Coffee.

What is the best book you’ve ever read?

Such a hard question! I have to say NW by Zadie Smith again. No book has changed my view more on what fiction could be. It informs how I write today and I hold it very dear.

What inspired you to write your book?

Open Water is a love story but it’s also an ode to everything I love: South East London and books, music and photography, film and fine art. I wanted to write a book which read like an album, like music, so musicians such as Kendrick Lamar and Solange and J Dilla were instrumental to the conception of the book. Photography too – I often feel like when I’m writing, I’m transcribing snapshots of moments I can see.

Open Water by Caleb Azumah Nelson is out now..

  • Open Water

  •  

    THE 'DAZZLINGLY ORIGINAL' DEBUT NOVEL BY A NEW LITERARY STAR
    SHORTLISTED FOR THE COSTA BOOK AWARDS FIRST NOVEL PRIZE 2019
    WATERSTONES BOOK OF THE MONTH

    'They say I must be put to death for what happened to Madame, and they want me to confess. But how can I confess what I don't believe I've done?'

    1826, and all of London is in a frenzy. Crowds gather at the gates of the Old Bailey to watch as Frannie Langton, maid to Mr and Mrs Benham, goes on trial for their murder. The testimonies against her are damning - slave, whore, seductress. And they may be the truth. But they are not the whole truth.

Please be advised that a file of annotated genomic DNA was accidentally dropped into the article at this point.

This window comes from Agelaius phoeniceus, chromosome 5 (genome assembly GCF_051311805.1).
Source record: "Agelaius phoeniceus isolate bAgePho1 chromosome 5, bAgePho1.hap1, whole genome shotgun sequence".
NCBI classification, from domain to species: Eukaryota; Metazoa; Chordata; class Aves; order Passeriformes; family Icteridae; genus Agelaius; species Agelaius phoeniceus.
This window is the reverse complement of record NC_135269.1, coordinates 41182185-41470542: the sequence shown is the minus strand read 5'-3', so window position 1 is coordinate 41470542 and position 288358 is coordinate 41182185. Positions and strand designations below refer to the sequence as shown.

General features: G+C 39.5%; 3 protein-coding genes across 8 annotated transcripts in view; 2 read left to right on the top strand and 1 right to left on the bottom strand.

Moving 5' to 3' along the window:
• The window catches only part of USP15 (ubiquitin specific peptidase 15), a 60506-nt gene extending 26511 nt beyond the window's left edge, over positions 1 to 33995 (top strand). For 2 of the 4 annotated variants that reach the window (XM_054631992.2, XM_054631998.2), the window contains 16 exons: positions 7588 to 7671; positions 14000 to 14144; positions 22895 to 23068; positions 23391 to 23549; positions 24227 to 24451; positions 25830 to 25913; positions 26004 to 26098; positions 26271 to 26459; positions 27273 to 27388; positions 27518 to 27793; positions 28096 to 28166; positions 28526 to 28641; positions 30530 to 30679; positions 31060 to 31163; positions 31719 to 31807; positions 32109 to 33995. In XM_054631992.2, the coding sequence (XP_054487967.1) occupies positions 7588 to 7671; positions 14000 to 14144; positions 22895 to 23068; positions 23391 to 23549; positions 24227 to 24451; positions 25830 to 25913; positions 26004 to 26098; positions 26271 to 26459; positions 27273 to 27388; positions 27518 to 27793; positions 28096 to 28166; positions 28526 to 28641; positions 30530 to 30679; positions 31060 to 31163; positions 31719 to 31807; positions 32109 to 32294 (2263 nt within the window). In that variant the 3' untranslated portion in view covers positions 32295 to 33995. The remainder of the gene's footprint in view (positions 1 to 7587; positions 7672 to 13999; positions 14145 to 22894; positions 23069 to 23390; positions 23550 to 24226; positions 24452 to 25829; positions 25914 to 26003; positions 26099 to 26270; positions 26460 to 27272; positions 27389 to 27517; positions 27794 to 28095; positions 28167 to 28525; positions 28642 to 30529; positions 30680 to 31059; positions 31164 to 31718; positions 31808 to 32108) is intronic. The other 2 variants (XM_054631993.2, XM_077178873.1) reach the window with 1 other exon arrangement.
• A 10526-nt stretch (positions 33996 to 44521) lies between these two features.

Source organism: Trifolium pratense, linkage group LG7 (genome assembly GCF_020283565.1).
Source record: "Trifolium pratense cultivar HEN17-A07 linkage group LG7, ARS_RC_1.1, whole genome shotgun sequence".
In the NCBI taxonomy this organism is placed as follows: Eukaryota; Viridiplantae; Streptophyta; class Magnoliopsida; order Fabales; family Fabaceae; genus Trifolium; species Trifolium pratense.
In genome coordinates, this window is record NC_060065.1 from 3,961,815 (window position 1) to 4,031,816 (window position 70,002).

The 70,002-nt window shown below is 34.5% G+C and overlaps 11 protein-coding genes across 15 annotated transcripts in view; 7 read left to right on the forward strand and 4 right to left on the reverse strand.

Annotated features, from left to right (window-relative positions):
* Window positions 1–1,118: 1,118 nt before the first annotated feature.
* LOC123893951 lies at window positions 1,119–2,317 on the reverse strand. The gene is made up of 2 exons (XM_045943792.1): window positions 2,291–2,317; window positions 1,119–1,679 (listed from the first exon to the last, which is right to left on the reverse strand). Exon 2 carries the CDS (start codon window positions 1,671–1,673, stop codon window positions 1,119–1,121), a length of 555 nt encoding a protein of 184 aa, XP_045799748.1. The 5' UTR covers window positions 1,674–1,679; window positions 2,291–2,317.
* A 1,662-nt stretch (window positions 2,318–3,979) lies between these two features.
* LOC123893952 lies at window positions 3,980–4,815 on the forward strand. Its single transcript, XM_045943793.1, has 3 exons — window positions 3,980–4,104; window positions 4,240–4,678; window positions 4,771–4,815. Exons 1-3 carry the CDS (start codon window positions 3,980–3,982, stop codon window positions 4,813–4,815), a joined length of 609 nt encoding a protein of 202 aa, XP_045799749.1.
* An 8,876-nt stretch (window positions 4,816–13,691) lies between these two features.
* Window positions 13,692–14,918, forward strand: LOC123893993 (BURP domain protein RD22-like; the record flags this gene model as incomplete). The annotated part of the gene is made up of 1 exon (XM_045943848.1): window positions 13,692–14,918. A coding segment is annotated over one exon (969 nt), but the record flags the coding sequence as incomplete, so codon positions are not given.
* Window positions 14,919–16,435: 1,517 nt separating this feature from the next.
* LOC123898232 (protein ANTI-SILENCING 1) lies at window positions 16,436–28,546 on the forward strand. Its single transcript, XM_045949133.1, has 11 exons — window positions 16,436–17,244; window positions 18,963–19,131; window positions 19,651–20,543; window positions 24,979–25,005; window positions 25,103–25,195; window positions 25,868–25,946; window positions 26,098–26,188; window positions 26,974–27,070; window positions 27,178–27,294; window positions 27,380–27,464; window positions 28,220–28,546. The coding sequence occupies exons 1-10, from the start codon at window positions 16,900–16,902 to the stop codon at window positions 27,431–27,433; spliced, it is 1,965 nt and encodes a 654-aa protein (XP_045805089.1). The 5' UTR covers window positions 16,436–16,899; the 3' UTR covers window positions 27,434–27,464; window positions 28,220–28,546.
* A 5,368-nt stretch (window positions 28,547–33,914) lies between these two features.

For the first time Frannie must tell her story. It begins with a girl learning to read on a plantation in Jamaica, and it ends in a grand house in London, where a beautiful woman waits to be freed.

    But through her fevered confessions, one burning question haunts Frannie Langton: could she have murdered the only person she ever loved?

    A beautiful and haunting tale about one woman's fight to tell her story, The Confessions of Frannie Langton leads you through laudanum-laced dressing rooms and dark-as-night back alleys, into the enthralling heart of Georgian London.

    'A dazzling page-turner' Emma Donoghue
    'A star in the making' Sunday Times
    'Gothic fiction made brand new' Stef Penney
    'Stunning' Guardian
    'Spectacular' Natasha Pulley
    'Dazzlingly original' The Times
    'A heroine for our times' Elizabeth Day

  • Buy the book